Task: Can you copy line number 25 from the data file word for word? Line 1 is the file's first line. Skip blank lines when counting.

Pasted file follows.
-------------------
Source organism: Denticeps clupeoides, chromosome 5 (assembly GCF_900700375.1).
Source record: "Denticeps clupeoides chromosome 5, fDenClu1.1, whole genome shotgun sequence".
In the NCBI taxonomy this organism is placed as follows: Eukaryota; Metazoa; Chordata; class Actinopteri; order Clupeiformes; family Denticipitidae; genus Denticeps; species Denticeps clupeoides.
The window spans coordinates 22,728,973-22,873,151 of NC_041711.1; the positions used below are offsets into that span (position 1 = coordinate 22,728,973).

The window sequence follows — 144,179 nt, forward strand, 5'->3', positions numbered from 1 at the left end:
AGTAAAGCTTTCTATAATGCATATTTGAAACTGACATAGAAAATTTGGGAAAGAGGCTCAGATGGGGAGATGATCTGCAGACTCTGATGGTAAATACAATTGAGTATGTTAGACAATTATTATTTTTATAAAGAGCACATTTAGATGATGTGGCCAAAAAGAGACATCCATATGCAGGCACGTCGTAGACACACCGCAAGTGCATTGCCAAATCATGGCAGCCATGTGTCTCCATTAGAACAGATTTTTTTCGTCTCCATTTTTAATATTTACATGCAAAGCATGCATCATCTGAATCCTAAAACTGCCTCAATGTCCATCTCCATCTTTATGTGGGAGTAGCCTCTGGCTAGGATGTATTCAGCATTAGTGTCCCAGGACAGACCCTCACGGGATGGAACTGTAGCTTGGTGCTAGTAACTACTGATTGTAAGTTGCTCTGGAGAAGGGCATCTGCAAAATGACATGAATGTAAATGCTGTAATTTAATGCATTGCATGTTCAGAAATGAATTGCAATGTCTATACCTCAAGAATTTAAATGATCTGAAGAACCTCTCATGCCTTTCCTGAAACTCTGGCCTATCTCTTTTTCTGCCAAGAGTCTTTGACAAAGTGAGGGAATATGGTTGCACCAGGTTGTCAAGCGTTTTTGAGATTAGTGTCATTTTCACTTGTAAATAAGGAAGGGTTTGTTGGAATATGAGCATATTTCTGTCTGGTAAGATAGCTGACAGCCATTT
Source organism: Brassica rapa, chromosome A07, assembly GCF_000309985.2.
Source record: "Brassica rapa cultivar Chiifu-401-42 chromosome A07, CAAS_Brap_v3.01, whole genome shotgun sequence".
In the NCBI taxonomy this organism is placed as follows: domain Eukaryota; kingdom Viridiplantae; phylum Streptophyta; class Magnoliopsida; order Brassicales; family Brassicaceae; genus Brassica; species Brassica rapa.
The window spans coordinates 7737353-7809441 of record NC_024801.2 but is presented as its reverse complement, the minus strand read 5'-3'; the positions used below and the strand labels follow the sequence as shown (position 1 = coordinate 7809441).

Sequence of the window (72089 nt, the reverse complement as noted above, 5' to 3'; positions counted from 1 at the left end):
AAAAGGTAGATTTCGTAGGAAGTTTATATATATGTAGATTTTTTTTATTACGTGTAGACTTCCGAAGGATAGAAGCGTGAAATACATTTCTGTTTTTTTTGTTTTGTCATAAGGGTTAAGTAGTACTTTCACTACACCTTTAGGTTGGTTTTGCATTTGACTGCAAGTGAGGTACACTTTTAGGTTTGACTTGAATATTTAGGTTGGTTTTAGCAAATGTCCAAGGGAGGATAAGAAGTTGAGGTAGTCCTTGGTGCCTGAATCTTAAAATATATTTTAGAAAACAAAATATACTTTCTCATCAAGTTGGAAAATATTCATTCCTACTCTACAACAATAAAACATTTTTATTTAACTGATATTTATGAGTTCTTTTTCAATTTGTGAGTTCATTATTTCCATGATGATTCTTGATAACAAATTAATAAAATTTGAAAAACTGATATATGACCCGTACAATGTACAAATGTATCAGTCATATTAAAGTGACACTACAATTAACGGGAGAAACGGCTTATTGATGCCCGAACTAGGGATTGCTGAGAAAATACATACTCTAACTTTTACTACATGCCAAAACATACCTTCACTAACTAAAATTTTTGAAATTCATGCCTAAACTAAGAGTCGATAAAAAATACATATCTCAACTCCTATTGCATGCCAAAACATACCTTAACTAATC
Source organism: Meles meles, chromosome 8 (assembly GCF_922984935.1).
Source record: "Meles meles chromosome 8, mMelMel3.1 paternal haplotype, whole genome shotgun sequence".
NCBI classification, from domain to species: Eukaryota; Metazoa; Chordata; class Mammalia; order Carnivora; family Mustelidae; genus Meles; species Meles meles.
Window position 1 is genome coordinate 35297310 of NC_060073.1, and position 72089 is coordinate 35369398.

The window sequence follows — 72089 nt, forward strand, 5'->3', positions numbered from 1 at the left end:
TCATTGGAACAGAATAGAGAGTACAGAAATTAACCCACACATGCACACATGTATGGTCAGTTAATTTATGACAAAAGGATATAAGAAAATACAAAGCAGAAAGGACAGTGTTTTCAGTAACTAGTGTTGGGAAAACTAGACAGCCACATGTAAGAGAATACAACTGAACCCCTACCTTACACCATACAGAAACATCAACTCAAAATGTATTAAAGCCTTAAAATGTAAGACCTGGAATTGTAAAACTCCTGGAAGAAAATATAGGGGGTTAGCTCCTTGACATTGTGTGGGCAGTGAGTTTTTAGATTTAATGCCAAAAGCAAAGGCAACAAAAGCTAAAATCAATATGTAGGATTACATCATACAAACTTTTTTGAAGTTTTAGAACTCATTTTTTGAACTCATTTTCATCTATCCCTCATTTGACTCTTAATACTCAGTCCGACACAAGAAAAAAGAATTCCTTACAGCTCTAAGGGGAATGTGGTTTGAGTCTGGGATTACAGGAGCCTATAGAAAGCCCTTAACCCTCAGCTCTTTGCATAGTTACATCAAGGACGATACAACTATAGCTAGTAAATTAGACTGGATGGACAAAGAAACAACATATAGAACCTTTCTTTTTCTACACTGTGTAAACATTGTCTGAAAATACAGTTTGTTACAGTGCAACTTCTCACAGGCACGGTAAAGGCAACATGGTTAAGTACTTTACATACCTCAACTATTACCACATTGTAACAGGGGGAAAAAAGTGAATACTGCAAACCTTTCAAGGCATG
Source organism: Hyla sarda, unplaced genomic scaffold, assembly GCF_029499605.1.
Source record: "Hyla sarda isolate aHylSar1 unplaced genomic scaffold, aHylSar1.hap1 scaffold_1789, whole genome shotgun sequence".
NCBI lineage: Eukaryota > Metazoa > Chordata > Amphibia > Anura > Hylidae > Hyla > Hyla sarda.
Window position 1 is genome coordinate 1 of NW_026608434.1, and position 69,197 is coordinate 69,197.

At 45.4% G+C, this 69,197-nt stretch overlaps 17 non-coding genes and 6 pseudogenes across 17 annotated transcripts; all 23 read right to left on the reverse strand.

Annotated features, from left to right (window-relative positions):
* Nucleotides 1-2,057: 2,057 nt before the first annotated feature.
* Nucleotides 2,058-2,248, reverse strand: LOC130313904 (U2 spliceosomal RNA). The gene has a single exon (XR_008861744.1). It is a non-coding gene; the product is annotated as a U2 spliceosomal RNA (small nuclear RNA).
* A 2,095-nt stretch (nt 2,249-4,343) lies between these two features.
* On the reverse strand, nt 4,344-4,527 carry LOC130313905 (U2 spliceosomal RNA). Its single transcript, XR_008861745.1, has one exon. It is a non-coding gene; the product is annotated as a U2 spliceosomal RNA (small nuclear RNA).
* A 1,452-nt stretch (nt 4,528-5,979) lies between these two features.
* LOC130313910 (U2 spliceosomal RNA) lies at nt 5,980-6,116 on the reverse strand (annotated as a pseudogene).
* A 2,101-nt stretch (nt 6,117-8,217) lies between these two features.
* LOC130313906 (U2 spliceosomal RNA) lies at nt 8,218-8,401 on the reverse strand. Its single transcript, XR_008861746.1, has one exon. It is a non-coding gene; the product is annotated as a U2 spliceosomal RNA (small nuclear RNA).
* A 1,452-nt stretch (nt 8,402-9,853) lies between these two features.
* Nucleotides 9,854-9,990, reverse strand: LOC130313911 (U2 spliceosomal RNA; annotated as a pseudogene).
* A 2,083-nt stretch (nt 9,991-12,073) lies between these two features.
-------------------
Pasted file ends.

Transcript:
* Nucleotides 1-2,057: 2,057 nt before the first annotated feature.